A monthly letter from President Martin C. JischkeDear Purdue Partners,
Making Indiana a better place to live and work is a goal that requires cooperation and unselfish dedication from entrepreneurs, government leaders, community organizations and educators. A wonderful example of the kind of commitment needed came recently when Purdue, Indiana University Southeast and a civic-minded family from southern Indiana announced a partnership that will lead to new opportunities in the New Albany area.
The Shine family, founders and owners of Samtec Inc., an electronic interconnect manufacturer, donated 40 acres that will allow Purdue and IU Southeast to open a new technology park and expand Purdue's academic programs in New Albany.
The Purdue Technology Center of New Albany will be a 30,000- to 40,000-square-foot facility that has the potential to make a major impact on the economy of southern Indiana. The partnership of the two universities will expand the higher education opportunities available to people in that part of our state, and the Purdue Technology Center will be a place to nurture new high-tech businesses and the minds behind them.
With construction getting under way this summer, we expect the facility to be ready to accommodate new businesses and classes by the fall of 2008.
John Shine, who is president of Samtec Inc., and his family have made a generous and visionary gift that will impact the lives of people in and around New Albany for many years to come. One of Purdue's most important commitments to support regional economic growth in Indiana, the Shines' gift has given the University the leverage it needs to make a significant step. The cooperation of IU Southeast and community leadership, including New Albany Mayor James Garner and Jeffersonville Mayor Rob Waiz, was essential in making this new center a dream we can fulfill.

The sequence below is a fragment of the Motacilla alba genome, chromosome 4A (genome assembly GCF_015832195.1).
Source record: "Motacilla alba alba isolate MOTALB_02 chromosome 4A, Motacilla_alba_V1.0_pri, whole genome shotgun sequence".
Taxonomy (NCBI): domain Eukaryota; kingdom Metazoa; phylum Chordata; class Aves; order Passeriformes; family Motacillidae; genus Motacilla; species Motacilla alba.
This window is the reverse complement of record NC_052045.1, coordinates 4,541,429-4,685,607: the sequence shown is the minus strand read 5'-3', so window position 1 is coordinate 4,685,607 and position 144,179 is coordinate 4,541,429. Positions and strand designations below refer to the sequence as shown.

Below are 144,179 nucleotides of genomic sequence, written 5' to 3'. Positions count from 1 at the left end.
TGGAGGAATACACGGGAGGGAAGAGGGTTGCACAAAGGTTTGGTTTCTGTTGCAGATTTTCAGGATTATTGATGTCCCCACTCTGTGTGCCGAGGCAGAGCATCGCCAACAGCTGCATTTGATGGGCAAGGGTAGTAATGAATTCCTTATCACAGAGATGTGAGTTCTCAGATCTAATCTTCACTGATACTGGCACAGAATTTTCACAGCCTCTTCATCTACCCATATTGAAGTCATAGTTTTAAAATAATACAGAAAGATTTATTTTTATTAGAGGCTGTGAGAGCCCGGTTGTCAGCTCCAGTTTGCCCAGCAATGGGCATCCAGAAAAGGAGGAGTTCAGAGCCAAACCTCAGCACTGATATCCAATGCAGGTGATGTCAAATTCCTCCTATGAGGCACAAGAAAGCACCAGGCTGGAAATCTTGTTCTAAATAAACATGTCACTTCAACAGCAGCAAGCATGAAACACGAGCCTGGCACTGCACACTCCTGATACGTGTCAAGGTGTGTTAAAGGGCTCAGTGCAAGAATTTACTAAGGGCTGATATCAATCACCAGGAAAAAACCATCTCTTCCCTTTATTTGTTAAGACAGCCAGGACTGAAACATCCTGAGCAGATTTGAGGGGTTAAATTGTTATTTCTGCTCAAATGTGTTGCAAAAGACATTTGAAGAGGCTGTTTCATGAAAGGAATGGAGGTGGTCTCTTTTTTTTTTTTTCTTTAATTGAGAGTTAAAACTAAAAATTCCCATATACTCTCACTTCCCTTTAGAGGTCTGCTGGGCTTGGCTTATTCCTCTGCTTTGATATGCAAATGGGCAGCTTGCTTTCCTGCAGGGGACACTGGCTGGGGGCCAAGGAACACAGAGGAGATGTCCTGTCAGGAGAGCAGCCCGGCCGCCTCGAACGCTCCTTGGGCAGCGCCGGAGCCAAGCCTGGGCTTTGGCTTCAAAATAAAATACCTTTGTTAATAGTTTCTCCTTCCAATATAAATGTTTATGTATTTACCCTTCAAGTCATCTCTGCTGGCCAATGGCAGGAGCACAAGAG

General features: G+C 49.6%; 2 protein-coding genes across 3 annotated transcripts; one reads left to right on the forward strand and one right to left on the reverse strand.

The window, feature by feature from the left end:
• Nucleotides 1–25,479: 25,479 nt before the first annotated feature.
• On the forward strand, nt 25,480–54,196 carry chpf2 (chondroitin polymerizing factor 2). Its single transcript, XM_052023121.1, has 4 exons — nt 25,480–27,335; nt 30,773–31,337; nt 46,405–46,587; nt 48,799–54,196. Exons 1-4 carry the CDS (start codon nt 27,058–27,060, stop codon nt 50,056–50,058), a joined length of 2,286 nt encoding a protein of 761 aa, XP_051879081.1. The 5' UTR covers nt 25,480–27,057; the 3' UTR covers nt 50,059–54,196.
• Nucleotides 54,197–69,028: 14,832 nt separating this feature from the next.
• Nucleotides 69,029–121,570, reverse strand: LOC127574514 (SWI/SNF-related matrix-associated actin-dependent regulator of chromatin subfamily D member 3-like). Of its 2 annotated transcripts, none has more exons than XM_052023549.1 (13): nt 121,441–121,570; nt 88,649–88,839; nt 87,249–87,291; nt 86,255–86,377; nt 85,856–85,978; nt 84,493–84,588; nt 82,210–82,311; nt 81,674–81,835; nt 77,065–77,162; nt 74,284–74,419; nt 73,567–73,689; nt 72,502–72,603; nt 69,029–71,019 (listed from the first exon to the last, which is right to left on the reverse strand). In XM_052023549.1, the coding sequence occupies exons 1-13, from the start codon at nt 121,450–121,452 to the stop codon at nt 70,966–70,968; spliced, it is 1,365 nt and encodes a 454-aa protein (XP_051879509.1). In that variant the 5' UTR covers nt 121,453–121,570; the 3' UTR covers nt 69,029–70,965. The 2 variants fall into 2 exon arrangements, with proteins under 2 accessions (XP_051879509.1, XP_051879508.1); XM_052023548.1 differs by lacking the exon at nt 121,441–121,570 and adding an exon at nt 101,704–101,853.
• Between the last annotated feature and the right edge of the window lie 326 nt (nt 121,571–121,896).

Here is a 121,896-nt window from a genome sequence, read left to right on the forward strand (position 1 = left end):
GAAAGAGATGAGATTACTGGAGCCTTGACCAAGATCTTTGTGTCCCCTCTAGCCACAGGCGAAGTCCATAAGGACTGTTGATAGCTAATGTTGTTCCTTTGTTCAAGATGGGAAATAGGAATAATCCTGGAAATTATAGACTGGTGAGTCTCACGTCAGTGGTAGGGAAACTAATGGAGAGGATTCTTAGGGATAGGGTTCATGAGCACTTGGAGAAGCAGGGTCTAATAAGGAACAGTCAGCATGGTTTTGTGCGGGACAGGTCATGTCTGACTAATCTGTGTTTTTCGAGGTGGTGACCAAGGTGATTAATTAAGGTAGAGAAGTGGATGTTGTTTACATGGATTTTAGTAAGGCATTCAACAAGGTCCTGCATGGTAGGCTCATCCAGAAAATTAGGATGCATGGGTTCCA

The center will contain 18,000 square feet of business incubator offices, an economic development office and an office for Purdue's Technical Assistance Program, which connects companies with Purdue resources and assists them in implementing state-of-the art technologies. As they grow, the companies will have an opportunity to move into the adjacent technology park.
We already have a successful model for the New Albany facility and programs. They will follow the formula developed by Purdue's technology center in Merrillville, which is based on the Purdue Research Park in West Lafayette. By providing incubator
space, business support and the expertise of the Purdue faculty, we have been able to create businesses that succeed at a very high rate and move quickly to full independence while creating the kinds of high-paying jobs that our state needs.
In addition to the business space, the Technology Center will offer about 12,000 square feet for classrooms, labs and faculty offices for Purdue's College of Technology. The college already occupies 7,600 square feet on the campus of IU Southeast. With the additional space, the college will be able to expand its offerings to meet growing demand from the region's people and businesses.
Including current programs, the college will offer:
Bachelor's and associate's degrees in computer graphics technology, electrical engineering technology, mechanical engineering technology, and organizational leadership and supervision.
A bachelor's degree in industrial technology.
Courses requested by industry through which students earn specialized certificates.
Courses in aviation administration technology.
The New Albany initiative is an example of what can happen when we work together. The business incubator and the expanded educational opportunities are not the final goal in regional economic development, but they position the community for success by providing the tools needed. The foundation has been laid, and I believe future success will follow.
Plans are moving ahead well for the Richard G. Lugar-Purdue Summit on Energy Security, which will take place in West Lafayette on August 29. The summit will focus on the nation's energy future with emphasis on the national security and economic policies in regards to future American energy demands. You can read more about the summit on line.
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